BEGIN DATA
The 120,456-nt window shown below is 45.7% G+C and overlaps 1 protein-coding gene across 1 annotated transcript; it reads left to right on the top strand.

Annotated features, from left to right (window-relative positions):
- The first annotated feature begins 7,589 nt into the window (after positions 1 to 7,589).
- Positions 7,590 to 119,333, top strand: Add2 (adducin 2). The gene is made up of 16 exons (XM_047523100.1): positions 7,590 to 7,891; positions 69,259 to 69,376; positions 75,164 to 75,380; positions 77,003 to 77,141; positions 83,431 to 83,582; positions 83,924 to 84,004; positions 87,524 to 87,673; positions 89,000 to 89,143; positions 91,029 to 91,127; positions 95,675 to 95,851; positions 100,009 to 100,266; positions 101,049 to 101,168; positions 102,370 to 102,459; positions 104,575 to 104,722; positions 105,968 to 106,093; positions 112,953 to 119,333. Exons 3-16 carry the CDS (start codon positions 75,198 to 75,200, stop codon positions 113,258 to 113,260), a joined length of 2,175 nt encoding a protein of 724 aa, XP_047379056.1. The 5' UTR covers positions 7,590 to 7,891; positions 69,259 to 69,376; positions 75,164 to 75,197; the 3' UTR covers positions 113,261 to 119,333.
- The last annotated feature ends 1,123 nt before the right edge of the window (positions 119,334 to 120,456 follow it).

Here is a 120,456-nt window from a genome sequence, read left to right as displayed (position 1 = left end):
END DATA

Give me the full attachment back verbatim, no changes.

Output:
The 120,456-nt window shown below is 45.7% G+C and overlaps 1 protein-coding gene across 1 annotated transcript; it reads left to right on the top strand.

Annotated features, from left to right (window-relative positions):
- The first annotated feature begins 7,589 nt into the window (after positions 1 to 7,589).
- Positions 7,590 to 119,333, top strand: Add2 (adducin 2). The gene is made up of 16 exons (XM_047523100.1): positions 7,590 to 7,891; positions 69,259 to 69,376; positions 75,164 to 75,380; positions 77,003 to 77,141; positions 83,431 to 83,582; positions 83,924 to 84,004; positions 87,524 to 87,673; positions 89,000 to 89,143; positions 91,029 to 91,127; positions 95,675 to 95,851; positions 100,009 to 100,266; positions 101,049 to 101,168; positions 102,370 to 102,459; positions 104,575 to 104,722; positions 105,968 to 106,093; positions 112,953 to 119,333. Exons 3-16 carry the CDS (start codon positions 75,198 to 75,200, stop codon positions 113,258 to 113,260), a joined length of 2,175 nt encoding a protein of 724 aa, XP_047379056.1. The 5' UTR covers positions 7,590 to 7,891; positions 69,259 to 69,376; positions 75,164 to 75,197; the 3' UTR covers positions 113,261 to 119,333.
- The last annotated feature ends 1,123 nt before the right edge of the window (positions 119,334 to 120,456 follow it).

Here is a 120,456-nt window from a genome sequence, read left to right as displayed (position 1 = left end):